Therapy for depression & anxiety

Posted on Posted in Transactional Analysis

Depression and anxiety are ways of being in the world which often go hand-in-hand.  If we suffer from depression or anxiety, our overall experience could be summed up as us feeling ‘not OK’.  With low energy and no enthusiasm, everyday tasks can feel like mountains to be climbed.  Lack of hope, self criticism, and feelings of guilt or worthlessness can leave us feeling as though there’s a dark cloud hanging over our head.  Indeed, life can feel like a constant uphill struggle.


'Not OK'
‘Not OK’

As we experience life in this way, we may look at others and feel increasingly disengaged, imagining them to be successful, happy, achieving… all the things we believe we’re not.  Feeling inferior to others and as though problems are insurmountable, we might wonder ‘why do bad things always happen to me?’     We can sum this up as feeling ‘I’m not OK, you’re OK’.


'I'm not OK, you're OK'
‘I’m not OK, you’re OK’

Depression and anxiety have many symptoms and processes in common.  The therapist is trained to see a bigger picture in terms of psychological processes and will identify the symptoms underlying your current perspective.  Symptoms may include things like poor sleep, low energy, feeling helpless or stuck, low mood and over-thinking.  These symptoms can be tenacious and, just like weeds in a garden, pop up without us even realising they’re taking hold.


Some symptoms of depression & anxiety
Some symptoms of depression & anxiety

Typical processes underlying depression and anxiety can include self criticism and distorted thinking patterns.  Catastrophising, fortune telling (predicting negative scenarios about the future) and black and white thinking (“I made a mistake, therefore I’m a failure”) are common.  These ways of thinking often result in a negative interpretation of events and an inability to appraise situations neutrally.  Going further back into our history, negative script beliefs about ourselves, such as “I am inadequate” and negative beliefs about others (for example “I can’t trust anyone”) all feed into keeping us stuck.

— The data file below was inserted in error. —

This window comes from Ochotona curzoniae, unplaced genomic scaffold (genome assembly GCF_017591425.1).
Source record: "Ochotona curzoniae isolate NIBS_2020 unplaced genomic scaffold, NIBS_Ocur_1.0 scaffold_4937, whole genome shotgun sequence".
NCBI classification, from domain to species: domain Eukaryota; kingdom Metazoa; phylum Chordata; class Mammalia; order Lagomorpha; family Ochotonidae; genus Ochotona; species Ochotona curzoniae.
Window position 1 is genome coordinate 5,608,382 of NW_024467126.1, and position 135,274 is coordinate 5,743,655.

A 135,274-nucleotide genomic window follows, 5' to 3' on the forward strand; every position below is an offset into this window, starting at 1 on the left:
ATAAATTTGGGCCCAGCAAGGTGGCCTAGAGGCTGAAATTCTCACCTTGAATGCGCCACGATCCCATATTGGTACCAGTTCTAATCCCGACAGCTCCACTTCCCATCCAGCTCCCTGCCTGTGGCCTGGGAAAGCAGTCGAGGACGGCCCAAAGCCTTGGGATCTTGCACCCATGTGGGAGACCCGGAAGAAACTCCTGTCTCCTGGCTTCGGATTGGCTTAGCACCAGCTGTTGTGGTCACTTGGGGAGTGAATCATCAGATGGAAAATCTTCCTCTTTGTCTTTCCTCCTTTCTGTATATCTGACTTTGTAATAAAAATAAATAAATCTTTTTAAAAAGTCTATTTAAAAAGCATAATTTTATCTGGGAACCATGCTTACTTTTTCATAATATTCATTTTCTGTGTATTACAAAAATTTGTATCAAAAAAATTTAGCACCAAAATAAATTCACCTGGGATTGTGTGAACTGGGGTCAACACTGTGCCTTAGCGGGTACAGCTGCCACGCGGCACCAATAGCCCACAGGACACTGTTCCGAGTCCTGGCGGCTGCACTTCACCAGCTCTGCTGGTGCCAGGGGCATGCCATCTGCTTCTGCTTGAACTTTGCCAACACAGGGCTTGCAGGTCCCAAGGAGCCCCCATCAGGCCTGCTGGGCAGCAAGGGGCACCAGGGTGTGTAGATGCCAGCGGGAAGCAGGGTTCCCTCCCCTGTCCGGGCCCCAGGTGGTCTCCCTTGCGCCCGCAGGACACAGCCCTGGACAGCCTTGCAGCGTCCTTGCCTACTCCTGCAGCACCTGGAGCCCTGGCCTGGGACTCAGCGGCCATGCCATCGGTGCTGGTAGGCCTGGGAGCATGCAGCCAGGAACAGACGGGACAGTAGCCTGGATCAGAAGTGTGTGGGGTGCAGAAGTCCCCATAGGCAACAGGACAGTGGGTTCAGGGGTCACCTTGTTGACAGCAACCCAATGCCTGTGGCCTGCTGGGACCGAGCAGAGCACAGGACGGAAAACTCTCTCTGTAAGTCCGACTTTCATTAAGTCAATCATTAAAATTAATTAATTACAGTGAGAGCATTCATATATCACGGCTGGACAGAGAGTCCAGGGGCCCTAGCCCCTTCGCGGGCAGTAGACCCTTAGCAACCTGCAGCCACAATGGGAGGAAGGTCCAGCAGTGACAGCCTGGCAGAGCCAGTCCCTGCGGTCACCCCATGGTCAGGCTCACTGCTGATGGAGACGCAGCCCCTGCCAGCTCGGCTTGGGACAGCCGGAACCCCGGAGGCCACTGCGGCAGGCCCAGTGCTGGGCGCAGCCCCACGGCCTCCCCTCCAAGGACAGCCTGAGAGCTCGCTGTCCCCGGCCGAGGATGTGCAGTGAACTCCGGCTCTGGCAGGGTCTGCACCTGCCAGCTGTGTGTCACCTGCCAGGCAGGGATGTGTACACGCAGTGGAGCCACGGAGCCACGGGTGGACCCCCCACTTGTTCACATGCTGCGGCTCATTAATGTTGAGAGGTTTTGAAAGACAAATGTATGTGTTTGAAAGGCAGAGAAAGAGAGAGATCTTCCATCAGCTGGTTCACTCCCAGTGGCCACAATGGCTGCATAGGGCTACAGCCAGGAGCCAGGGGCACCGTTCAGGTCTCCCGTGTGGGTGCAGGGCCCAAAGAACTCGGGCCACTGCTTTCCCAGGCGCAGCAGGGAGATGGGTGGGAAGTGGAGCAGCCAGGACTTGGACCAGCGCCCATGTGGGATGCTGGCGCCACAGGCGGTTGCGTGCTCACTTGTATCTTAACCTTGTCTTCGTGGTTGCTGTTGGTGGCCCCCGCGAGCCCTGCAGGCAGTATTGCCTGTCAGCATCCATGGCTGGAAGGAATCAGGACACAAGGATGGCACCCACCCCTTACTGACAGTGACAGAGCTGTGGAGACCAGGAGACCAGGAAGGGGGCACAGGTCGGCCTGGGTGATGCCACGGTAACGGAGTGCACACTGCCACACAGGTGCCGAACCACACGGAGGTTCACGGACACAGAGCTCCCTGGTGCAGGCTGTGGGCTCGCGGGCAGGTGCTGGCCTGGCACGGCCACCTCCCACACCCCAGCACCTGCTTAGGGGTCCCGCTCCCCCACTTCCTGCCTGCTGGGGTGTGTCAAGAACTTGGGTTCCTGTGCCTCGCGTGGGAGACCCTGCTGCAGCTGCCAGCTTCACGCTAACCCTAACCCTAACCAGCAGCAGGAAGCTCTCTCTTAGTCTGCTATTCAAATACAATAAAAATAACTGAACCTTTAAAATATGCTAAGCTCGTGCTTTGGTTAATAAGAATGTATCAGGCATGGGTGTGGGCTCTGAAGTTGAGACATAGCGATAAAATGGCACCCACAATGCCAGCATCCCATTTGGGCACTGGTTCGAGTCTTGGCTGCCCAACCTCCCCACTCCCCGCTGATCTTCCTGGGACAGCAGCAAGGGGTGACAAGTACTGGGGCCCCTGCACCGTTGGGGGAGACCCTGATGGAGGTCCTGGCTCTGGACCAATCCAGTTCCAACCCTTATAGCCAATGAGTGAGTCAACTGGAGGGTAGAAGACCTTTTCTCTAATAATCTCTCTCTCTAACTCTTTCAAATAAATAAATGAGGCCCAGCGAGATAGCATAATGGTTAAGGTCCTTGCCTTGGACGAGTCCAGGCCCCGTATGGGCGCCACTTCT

In addition to working with cognitive processes, TA therapy works by addressing feelings and behaviours that keep us stuck.  Reduced positive emotions and increased negative emotions are a double-edged sword and common features of depression and anxiety.  Similarly, the way we relate to other people can perpetuate unhelpful patterns of behaviour, underscoring outdated beliefs we might have about ourselves and others.

Some of the processes which keep us feeling that we’re ‘not OK’ are pictured below:


Some typical processes underlying depression & anxiety
Some typical processes underlying depression & anxiety

One of the primary goals of TA therapy is to experience life from an ‘I’m OK, you’re OK’ life position

One of the primary goals of TA therapy is to experience life from an ‘I’m OK, you’re OK’ life position. This is a perspective where we value ourselves and others, having good self esteem and experiencing happiness.  We are engaged with life, feeling a sense of agency and robustness.  We are better able to manage our feelings and less likely to succumb to unhelpful patterns of behaviour.  Problems which arise are opportunities to learn from, rather than mountains to be climbed.

From the outset, the therapist will work to develop a relationship where you feel warmth and acceptance, by modelling an ‘I’m OK, you’re OK’ experience.  Working together in an equal partnership, the therapist walks alongside you, facilitating your journey.


'I'm OK, you're OK'
‘I’m OK, you’re OK’

Just as we are all unique, so too the symptoms and processes underlying depression and anxiety differ from person to person.  TA therapy can be really effective because the therapist is able to work flexibly with the needs of each individual.  Working at your own pace, therapy can enable you to change the ways of being which keep you stuck, developing new, healthier ways of living.  For example, developing a more nurturing internal dialogue and the ability to better regulate your feelings can be an important part of the therapeutic journey.  General self-care changes, such as mindfulness, exercise and improved diet can also be crucial to supporting change.

People undertaking short-term TA therapy typically see improvements within 8-12 sessions, making changes which will support them to experience more of life from the ‘I’m OK, you’re OK’ life position.  Some of these changes are depicted below.


Possible changes made during therapy
Possible changes made during therapy
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